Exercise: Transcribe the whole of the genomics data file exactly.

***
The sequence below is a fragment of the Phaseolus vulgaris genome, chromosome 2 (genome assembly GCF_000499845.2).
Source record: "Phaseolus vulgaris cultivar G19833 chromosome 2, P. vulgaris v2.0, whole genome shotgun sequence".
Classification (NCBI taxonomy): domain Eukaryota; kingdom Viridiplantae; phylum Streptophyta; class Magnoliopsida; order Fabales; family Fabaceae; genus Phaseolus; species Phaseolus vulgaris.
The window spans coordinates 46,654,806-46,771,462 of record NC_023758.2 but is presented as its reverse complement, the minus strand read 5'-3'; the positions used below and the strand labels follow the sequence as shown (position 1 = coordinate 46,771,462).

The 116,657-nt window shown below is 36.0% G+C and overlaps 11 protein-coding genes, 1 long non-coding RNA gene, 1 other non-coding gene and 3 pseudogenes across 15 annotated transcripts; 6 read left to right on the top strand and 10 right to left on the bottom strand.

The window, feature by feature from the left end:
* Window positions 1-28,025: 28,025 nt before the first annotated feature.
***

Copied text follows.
The sequence below is a fragment of the Phaseolus vulgaris genome, chromosome 2 (genome assembly GCF_000499845.2).
Source record: "Phaseolus vulgaris cultivar G19833 chromosome 2, P. vulgaris v2.0, whole genome shotgun sequence".
Classification (NCBI taxonomy): domain Eukaryota; kingdom Viridiplantae; phylum Streptophyta; class Magnoliopsida; order Fabales; family Fabaceae; genus Phaseolus; species Phaseolus vulgaris.
The window spans coordinates 46,654,806-46,771,462 of record NC_023758.2 but is presented as its reverse complement, the minus strand read 5'-3'; the positions used below and the strand labels follow the sequence as shown (position 1 = coordinate 46,771,462).

The 116,657-nt window shown below is 36.0% G+C and overlaps 11 protein-coding genes, 1 long non-coding RNA gene, 1 other non-coding gene and 3 pseudogenes across 15 annotated transcripts; 6 read left to right on the top strand and 10 right to left on the bottom strand.

The window, feature by feature from the left end:
* Window positions 1-28,025: 28,025 nt before the first annotated feature.